Democratic congressional candidate Ro Khanna recruited two last-minute Republican candidates to split the GOP vote and restore his position as the top challenger to Silicon Valley U.S. Rep. Mike Honda, an East Bay Republican official claims in a lawsuit.

The lawsuit provides no direct evidence proving Khanna helped get Joel Vanlandingham and Vinesh Singh Rathore into the race, and Khanna's campaign blasted the allegation as baseless Wednesday.

Khanna, a former Obama administration official from Fremont, "is focused on spreading his forward-looking vision to voters in the 17th District and had nothing to do with anyone entering this race," spokesman Tyler Law said.

But Jeffrey Wald of Fremont, an Alameda County Republican Central Committee member, wants a Sacramento County Superior Court judge to order the Alameda and Contra Costa county registrars and Secretary of State Debra Bowen to kick Vanlandingham and Rathore off the June 3 primary election ballot.

His lawsuit claims "Khanna recruited candidates to enter the race as Republicans to split the Republican vote three ways, effectively diluting votes that would otherwise be cast in favor of (Vanila) Singh."

Dr. Vanila Singh, a Fremont Republican, entered the race at the start of this year, while Vanlandingham and Rathore filed papers just before the March 7 deadline.


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"The addition of Singh Rathore and Vanlandingham, both of whom are running as Republicans, will split the GOP vote, effectively moving Khanna to second place in the top two June 3 Primary Election," Wald's lawsuit says. "The addition of Singh Rathore, another Indian-American, will split the Indian-American vote. In addition, the fact that Singh Rathore has added his middle name on his ballot designation appears to be a clear effort to cause confusion between 'Vanila Singh' and 'Vinesh Singh,' both of whom are designated as Republicans."

Rathore, a Google product attorney for San Jose, submitted candidacy papers bearing several nominating signatures in the same handwriting, indicating the people didn't sign personally as required by law, the lawsuit says. And Vanlandingham, a tech industry job recruiter from San Jose, submitted nomination papers signed by people who also had signed for Khanna, or bearing addresses or handwriting that differed from those people's voter registrations, the suit claims.

The lawsuit also claims neither Rathore nor Vanlandingham had registered or filed statements of candidacy with the Federal Election Commission as of this past Sunday; no FEC records could be found for either of them Wednesday.

Wald is represented by the San Francisco law firm of Dhillon & Smith. Partner Harmeet Dhillon is vice chairwoman of the California Republican Party.

"The contents of this legal action brought by a voter in the district are concerning," said Vivek Kembaiyan, campaign spokesman for Honda, D-San Jose. "This is a matter for the courts to decide, and we hope that there was no foul play involved in the candidates' recruitment or filing."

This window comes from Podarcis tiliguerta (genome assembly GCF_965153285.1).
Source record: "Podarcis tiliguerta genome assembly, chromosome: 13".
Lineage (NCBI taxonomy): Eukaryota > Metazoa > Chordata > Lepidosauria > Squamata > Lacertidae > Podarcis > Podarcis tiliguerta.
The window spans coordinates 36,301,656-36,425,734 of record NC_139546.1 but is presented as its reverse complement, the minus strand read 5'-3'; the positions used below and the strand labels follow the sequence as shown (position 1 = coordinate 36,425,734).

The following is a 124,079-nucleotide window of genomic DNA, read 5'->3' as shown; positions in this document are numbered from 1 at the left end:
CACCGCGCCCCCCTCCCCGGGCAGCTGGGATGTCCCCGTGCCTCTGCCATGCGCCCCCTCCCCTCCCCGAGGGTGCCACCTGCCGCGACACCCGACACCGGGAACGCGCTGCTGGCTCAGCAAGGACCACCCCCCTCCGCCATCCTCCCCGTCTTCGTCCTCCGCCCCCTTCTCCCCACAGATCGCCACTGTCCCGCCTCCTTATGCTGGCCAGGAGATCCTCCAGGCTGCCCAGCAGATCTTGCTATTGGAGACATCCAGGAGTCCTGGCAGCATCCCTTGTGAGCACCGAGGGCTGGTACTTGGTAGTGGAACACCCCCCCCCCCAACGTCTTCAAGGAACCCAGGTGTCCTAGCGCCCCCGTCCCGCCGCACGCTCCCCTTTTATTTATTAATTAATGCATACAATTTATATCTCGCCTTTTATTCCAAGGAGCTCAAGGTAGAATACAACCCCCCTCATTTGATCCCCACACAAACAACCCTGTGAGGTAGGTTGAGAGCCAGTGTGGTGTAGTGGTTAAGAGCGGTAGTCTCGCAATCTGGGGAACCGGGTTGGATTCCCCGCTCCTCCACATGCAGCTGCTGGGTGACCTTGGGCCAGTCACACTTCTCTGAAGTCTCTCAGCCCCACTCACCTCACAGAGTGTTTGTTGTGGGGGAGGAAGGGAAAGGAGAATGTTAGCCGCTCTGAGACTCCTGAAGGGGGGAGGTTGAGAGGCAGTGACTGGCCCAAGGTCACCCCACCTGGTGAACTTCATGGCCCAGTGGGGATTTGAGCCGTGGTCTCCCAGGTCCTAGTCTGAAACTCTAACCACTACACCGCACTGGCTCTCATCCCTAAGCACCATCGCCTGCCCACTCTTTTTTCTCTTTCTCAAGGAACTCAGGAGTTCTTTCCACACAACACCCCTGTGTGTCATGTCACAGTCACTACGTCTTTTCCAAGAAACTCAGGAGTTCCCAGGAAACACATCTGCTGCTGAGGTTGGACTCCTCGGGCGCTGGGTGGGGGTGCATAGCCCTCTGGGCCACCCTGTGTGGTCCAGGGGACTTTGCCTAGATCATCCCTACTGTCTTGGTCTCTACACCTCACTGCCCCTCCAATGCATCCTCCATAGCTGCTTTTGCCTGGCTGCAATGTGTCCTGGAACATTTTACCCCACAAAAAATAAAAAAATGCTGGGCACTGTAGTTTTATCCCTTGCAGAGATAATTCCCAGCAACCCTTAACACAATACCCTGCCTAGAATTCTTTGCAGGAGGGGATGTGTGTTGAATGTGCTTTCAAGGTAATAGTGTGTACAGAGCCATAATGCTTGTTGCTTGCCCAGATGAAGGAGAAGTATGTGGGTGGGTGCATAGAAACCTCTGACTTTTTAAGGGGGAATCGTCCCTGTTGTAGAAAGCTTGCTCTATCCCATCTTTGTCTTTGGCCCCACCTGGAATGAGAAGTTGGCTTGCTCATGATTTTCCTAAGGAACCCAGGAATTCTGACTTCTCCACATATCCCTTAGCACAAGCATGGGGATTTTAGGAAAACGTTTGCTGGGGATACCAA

Rathore said in an email Wednesday he's "an ordinary citizen tired of feeling cynical and disillusioned by our political process" who filed to run for Congress because of his care for civil liberties, Internet freedom and other issues.

"I spent my nights and weekends collecting signatures for my nomination papers, and it's sad to see another candidate (or their proxies) try to bully Mr. Vanlandingham and I out of the race through litigation," Rathore wrote. "This is exactly why regular people don't get involved in politics."

Vanlandingham emailed the court Wednesday morning to object, saying Wald's claims seem biased: "He makes claims that lead to conclusions that are remarkably one-sided. He makes allegation[s] toward myself that are not true."

Vanlandingham specifically took issue with Wald's claim that his candidacy papers initially didn't reflect his Republican affiliation, noting that he has been a registered Republican for more than a decade. "Furthermore, if Mr. Ward was truly questioning the capability of the office of Register [sic] of Voters competency in doing their jobs, Mr. Wald would be asking for verification of signatures of ALL CANDIDATES not just the Republican candidates.

"It is painfully obvious that Mr. Ward's intention is politically motivated and that he is supported by some 'backroom deal' with Congressman Mike Honda and the Democratic Party," Vanlandingham wrote. "He is using the courts and the tax payer money in hopes of 'splitting the vote' and removing any checks and balances put into place by having any Republican candidates in the race. I would ask the court to dismiss this case and not waste any additional time or tax payer money."

Singh wouldn't comment on the lawsuit Wednesday, campaign manager Scott Luginbill said.

But Singh's campaign did announce Wednesday that the National Republican Congressional Committee advanced her to "On the Radar" status in its "Young Guns" program, which recruits and nurtures candidates who show promise of running a successful campaign.

"On the Radar" is a designation for candidates who have "met the minimum threshold in campaign organization and show potential to achieve greater status in the program as the cycle progresses." It's still short of "contender" and "Young Gun" statuses.

"California's hardworking families deserve better than skyrocketing health care costs, financial instability and mountains of debt on their backs. I am certain that Vanila Singh will be a strong contender this election cycle," NRCC Chairman Greg Walden said in Singh's news release.

Josh Richman covers politics. Contact him at 510-208-6428. Follow him at Twitter.com/josh_richman. Read the Political Blotter at IBAbuzz.com/politics.